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Peter Paul Rubens (1577  1640)  The abduction Ganimede  (steam for the painting
Goback 4 / 8 Forward

Title: The abduction Ganimede
Description:

Peter Paul Rubens (1577 1640)
The abduction Ganimede
(steam for the painting "Saturn, Jupiter's father, devours one of his sons, Poseidon")
il on canvas, 1636
Prado Museum, Madrid, Spain


In 1636 Rubens had received an order for a large series of paintings based on subjects "Metamorphoses" Ovid. At large vertical painting (steam for the painting "Saturn, Jupiter's father, devours one of his sons, Poseidon") on the diagonal shown nude boys caught Jupiter, which has the face of an eagle. Black plumage birds set off beautifully written body of a naked young man. The artist transmits color colorful dense layer on top of which is widely used glaze, which makes the work remarkable depth and clarity.In Greek mythology, Ganymede, or Ganymedes (Greek: Γανυμήδης, Ganymēdēs) is a divine hero whose homeland was the Troy. He was a Trojan prince, son of the eponymous Tros of Dardania, and of Callirrhoe, and brother of Ilus and Assaracus. Ganymede was the most handsome among mortals, by reason of which he was abducted by Zeus in the form of an eagle to serve as cupbearer to the gods and as Zeus' beloved.Ganymede was abducted by Zeus from Mount Ida in Phrygia, the setting for more than one myth element bearing on the early mythic history of Troy. Ganymede was there, passing the time of exile many heroes undergo in their youth, by tending a flock of sheep or, alternatively, during the chthonic or rustic aspect of his education, while gathering among his friends and tutors. Zeus saw him and fell in love with him instantly, either sending an eagle or turning himself to an eagle to transport Ganymede to Mount Olympus. In the Iliad, the Achaean Diomedes is keen to capture the horses of Aeneas: "They are of the stock that great Jove gave to Tros in payment for his son Ganymede, and are the finest that live and move under the sun."As a Trojan, Ganymede is identified as part of the earliest, pre-Hellenic level of Aegean myth. Plato's Laws states the opinion that the Ganymede myth had been invented by the Cretans Minoan Crete being a power center of pre-Greek culture to account for "pleasure [...] beyond nature" imported thence into Greece, as Plato's character indignantly declares. Homer doesn't dwell on the erotic aspect of Ganymede's abduction, but it is certainly in an erotic context that the goddess refers to Ganymede's blond Trojan beauty in the Homeric Hymn to Aphrodite, mentioning Zeus' love for Trojan Ganymede as part of her enticement of Trojan Anchises.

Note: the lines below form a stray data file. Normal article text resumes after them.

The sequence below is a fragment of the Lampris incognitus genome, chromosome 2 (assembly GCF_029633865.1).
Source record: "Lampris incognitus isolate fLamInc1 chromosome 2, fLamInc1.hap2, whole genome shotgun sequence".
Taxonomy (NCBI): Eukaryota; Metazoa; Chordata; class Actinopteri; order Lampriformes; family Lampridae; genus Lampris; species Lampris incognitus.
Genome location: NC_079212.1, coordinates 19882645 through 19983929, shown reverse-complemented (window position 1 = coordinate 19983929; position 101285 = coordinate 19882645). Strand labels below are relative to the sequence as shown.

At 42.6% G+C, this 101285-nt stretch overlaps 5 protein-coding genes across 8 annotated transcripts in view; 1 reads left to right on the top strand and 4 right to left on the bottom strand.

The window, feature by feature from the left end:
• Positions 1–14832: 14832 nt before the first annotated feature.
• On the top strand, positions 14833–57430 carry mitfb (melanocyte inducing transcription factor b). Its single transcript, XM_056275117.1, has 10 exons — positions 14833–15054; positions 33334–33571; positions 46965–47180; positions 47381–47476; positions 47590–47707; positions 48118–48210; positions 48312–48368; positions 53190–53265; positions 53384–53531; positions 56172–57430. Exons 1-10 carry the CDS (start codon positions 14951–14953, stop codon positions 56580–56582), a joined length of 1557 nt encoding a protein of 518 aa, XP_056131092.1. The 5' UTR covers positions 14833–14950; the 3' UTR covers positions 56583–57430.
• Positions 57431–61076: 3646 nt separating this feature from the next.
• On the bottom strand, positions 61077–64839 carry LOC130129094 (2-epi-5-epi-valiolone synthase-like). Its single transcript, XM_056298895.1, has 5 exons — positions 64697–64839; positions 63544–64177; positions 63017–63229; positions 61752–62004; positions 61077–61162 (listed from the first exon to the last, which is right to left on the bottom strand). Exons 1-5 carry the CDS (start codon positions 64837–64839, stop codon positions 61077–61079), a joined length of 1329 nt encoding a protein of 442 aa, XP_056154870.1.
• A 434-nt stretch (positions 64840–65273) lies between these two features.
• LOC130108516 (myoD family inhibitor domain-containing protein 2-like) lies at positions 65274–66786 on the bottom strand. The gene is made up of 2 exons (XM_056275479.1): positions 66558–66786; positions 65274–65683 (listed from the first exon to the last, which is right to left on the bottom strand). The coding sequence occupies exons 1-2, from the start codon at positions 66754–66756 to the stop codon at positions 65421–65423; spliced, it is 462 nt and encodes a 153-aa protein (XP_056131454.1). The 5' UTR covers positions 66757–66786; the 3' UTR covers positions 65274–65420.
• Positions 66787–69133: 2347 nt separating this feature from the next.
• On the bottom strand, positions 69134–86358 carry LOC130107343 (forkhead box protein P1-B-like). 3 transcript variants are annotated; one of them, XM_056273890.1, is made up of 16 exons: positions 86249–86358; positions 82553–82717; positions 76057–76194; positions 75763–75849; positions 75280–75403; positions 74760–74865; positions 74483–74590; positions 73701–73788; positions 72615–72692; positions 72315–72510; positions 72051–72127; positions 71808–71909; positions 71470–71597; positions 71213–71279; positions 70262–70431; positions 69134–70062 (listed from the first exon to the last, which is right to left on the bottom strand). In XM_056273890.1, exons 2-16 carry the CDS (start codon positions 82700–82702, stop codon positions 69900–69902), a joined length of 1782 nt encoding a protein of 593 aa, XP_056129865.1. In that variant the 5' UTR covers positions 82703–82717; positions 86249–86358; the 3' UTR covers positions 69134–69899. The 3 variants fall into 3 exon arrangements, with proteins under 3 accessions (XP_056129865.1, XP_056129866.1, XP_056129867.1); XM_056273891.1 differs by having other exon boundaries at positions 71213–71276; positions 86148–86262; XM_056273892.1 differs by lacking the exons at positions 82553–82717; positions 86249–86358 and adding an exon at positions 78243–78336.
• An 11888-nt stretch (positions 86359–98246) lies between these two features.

The Argonautica of Apollonius of Rhodes presents a vignette (in Book III) of an immature Ganymede losing to Eros at knucklebones, a child's game. The Roman poet Ovid adds vivid detail - and veiled irony directed against critics of homosexual love: aged tutors reaching out to grab him back with impotent fingers, and Ganymede's hounds barking uselessly at the sky. Statius' Thebaid describes a cup worked with Ganymede's iconic mythos :
"Here the Phrygian hunter is borne aloft on tawny wings, Gargaras range sinks downwards as he rises, and Troy grows dim beneath him; sadly stand his comrades; vainly the hounds weary their throats with barking, pursue his shadow or bay at the clouds."In Olympus, Zeus made Ganymede his beloved, ing him also immortality and the office of cupbearer to the gods, supplanting Hebe. E. Veckenstedt (Ganymedes, Libau, 1881) endeavoured to prove that Ganymede is the genesis of the intoxicating drink mead, whose original home was Phrygia.